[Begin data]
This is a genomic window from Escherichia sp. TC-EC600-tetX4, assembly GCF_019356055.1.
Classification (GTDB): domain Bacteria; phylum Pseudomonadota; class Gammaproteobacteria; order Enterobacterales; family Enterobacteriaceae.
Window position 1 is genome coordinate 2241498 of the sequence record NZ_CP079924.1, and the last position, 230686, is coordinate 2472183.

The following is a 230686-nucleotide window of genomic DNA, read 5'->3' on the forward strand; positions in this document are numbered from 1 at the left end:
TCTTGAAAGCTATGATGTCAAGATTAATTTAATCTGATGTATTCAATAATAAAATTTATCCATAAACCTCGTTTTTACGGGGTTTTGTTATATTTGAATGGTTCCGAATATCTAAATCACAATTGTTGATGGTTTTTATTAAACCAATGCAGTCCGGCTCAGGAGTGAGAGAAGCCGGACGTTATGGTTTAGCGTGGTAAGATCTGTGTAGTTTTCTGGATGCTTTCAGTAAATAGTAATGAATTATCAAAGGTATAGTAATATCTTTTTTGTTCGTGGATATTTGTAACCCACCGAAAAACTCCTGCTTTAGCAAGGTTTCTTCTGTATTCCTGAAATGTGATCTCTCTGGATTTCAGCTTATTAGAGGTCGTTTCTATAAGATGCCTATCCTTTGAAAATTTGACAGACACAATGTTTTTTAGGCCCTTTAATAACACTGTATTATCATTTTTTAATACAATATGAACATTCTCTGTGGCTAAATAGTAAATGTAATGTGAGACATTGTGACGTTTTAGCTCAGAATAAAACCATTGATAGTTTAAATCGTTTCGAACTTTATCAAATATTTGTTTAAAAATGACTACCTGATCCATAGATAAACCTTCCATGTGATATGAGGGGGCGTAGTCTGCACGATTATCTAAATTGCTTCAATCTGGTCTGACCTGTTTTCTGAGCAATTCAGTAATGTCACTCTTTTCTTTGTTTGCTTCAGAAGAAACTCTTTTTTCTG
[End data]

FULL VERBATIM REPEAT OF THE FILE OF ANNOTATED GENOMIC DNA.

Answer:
This is a genomic window from Escherichia sp. TC-EC600-tetX4, assembly GCF_019356055.1.
Classification (GTDB): domain Bacteria; phylum Pseudomonadota; class Gammaproteobacteria; order Enterobacterales; family Enterobacteriaceae.
Window position 1 is genome coordinate 2241498 of the sequence record NZ_CP079924.1, and the last position, 230686, is coordinate 2472183.

The following is a 230686-nucleotide window of genomic DNA, read 5'->3' on the forward strand; positions in this document are numbered from 1 at the left end:
TCTTGAAAGCTATGATGTCAAGATTAATTTAATCTGATGTATTCAATAATAAAATTTATCCATAAACCTCGTTTTTACGGGGTTTTGTTATATTTGAATGGTTCCGAATATCTAAATCACAATTGTTGATGGTTTTTATTAAACCAATGCAGTCCGGCTCAGGAGTGAGAGAAGCCGGACGTTATGGTTTAGCGTGGTAAGATCTGTGTAGTTTTCTGGATGCTTTCAGTAAATAGTAATGAATTATCAAAGGTATAGTAATATCTTTTTTGTTCGTGGATATTTGTAACCCACCGAAAAACTCCTGCTTTAGCAAGGTTTCTTCTGTATTCCTGAAATGTGATCTCTCTGGATTTCAGCTTATTAGAGGTCGTTTCTATAAGATGCCTATCCTTTGAAAATTTGACAGACACAATGTTTTTTAGGCCCTTTAATAACACTGTATTATCATTTTTTAATACAATATGAACATTCTCTGTGGCTAAATAGTAAATGTAATGTGAGACATTGTGACGTTTTAGCTCAGAATAAAACCATTGATAGTTTAAATCGTTTCGAACTTTATCAAATATTTGTTTAAAAATGACTACCTGATCCATAGATAAACCTTCCATGTGATATGAGGGGGCGTAGTCTGCACGATTATCTAAATTGCTTCAATCTGGTCTGACCTGTTTTCTGAGCAATTCAGTAATGTCACTCTTTTCTTTGTTTGCTTCAGAAGAAACTCTTTTTTCTG